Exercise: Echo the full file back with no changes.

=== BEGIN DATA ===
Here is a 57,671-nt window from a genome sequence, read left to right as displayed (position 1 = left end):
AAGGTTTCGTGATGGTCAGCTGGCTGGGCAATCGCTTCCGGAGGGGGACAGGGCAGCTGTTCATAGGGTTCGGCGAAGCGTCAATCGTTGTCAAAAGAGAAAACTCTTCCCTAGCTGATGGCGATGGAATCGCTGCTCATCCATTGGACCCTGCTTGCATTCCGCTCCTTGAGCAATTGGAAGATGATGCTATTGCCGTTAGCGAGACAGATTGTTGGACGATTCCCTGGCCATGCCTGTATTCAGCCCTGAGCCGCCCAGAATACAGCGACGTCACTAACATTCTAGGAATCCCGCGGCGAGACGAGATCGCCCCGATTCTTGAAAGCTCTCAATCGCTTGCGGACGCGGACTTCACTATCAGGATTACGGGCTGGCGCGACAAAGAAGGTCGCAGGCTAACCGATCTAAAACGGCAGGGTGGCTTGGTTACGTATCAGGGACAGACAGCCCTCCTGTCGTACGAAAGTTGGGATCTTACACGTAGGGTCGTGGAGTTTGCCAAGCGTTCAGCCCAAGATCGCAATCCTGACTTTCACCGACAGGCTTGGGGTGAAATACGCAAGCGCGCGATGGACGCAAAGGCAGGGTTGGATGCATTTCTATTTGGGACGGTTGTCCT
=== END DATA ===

Here is a 57,671-nt window from a genome sequence, read left to right as displayed (position 1 = left end):
AAGGTTTCGTGATGGTCAGCTGGCTGGGCAATCGCTTCCGGAGGGGGACAGGGCAGCTGTTCATAGGGTTCGGCGAAGCGTCAATCGTTGTCAAAAGAGAAAACTCTTCCCTAGCTGATGGCGATGGAATCGCTGCTCATCCATTGGACCCTGCTTGCATTCCGCTCCTTGAGCAATTGGAAGATGATGCTATTGCCGTTAGCGAGACAGATTGTTGGACGATTCCCTGGCCATGCCTGTATTCAGCCCTGAGCCGCCCAGAATACAGCGACGTCACTAACATTCTAGGAATCCCGCGGCGAGACGAGATCGCCCCGATTCTTGAAAGCTCTCAATCGCTTGCGGACGCGGACTTCACTATCAGGATTACGGGCTGGCGCGACAAAGAAGGTCGCAGGCTAACCGATCTAAAACGGCAGGGTGGCTTGGTTACGTATCAGGGACAGACAGCCCTCCTGTCGTACGAAAGTTGGGATCTTACACGTAGGGTCGTGGAGTTTGCCAAGCGTTCAGCCCAAGATCGCAATCCTGACTTTCACCGACAGGCTTGGGGTGAAATACGCAAGCGCGCGATGGACGCAAAGGCAGGGTTGGATGCATTTCTATTTGGGACGGTTGTCCT